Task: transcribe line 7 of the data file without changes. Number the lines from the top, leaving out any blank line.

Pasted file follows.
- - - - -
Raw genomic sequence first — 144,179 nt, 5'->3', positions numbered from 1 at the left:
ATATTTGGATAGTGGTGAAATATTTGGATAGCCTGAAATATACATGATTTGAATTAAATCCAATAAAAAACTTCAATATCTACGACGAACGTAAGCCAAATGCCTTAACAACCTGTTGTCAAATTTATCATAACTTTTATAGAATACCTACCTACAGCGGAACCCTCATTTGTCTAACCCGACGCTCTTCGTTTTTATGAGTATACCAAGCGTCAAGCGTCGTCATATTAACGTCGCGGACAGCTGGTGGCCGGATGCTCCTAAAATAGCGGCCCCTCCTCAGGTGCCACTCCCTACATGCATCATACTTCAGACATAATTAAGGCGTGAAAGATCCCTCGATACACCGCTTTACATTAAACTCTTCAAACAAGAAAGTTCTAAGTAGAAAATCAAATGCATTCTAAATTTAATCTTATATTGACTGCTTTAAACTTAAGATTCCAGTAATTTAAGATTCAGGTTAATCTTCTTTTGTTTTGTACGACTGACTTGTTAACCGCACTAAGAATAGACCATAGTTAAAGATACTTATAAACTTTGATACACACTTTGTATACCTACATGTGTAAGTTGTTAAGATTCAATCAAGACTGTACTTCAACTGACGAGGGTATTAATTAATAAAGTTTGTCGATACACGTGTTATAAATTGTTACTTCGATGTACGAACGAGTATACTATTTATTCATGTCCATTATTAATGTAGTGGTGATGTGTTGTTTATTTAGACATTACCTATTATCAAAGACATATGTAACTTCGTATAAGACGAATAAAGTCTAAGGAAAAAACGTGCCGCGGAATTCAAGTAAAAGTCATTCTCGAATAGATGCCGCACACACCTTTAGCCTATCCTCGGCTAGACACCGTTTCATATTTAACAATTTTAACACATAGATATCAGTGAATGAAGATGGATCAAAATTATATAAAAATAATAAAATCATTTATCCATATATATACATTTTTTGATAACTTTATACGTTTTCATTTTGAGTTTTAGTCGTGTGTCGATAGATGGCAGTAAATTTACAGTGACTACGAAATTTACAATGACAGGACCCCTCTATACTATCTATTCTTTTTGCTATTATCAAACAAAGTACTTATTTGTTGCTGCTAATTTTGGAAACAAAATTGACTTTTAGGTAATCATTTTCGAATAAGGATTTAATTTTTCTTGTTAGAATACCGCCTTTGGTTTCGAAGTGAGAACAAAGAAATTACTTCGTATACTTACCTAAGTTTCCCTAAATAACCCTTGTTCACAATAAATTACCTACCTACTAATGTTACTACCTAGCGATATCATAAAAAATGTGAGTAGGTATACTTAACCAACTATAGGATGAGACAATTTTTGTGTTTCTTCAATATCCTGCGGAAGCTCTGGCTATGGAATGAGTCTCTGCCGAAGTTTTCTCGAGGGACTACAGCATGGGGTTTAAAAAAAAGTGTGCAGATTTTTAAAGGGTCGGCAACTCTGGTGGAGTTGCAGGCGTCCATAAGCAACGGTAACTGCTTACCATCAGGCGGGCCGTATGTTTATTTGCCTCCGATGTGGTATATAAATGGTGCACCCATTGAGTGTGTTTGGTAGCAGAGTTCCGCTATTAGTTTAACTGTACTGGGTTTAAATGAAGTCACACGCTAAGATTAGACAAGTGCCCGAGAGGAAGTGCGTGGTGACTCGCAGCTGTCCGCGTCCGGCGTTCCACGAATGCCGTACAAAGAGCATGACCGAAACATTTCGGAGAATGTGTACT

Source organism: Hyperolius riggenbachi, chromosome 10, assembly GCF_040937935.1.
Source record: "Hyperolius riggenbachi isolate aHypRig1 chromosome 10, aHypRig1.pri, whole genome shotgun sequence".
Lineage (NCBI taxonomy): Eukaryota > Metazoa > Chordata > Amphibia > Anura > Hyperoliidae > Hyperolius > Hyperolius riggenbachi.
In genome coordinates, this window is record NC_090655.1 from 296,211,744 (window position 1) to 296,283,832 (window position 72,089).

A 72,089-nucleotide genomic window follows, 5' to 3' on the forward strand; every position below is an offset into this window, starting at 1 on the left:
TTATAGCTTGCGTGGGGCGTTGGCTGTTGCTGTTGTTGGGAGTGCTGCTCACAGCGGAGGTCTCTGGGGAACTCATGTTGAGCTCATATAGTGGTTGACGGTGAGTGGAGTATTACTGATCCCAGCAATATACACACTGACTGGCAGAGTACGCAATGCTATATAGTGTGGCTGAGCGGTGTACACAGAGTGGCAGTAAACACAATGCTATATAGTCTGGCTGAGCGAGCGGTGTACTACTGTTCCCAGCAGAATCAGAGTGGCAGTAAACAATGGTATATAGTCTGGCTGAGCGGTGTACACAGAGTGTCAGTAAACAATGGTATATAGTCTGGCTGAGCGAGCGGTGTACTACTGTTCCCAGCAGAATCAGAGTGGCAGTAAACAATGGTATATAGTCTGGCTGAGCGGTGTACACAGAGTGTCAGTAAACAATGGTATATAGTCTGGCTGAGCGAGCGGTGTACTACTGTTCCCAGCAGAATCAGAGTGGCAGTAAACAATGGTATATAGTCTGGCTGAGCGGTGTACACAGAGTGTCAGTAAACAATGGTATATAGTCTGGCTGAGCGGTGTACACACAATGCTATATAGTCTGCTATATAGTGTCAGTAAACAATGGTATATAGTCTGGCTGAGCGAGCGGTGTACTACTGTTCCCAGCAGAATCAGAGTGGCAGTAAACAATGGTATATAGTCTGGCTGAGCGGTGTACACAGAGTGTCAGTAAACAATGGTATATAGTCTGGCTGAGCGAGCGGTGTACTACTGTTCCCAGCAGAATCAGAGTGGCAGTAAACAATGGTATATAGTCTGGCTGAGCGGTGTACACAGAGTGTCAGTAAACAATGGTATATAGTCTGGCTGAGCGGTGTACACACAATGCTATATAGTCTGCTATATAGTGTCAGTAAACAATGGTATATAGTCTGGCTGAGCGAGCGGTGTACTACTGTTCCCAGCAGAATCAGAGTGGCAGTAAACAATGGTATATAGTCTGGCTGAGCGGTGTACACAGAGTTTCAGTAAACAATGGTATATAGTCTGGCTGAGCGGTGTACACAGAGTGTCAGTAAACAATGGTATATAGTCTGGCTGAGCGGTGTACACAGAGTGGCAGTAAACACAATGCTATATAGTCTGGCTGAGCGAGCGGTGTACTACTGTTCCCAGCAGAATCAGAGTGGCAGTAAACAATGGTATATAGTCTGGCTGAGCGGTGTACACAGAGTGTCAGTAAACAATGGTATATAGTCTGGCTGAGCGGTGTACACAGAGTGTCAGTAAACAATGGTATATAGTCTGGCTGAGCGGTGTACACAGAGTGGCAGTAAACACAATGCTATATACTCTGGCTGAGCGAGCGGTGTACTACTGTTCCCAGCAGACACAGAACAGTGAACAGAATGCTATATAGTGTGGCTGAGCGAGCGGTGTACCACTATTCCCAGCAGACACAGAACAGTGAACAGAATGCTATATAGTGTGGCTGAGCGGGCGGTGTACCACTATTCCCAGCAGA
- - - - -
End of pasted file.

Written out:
A 72,089-nucleotide genomic window follows, 5' to 3' on the forward strand; every position below is an offset into this window, starting at 1 on the left: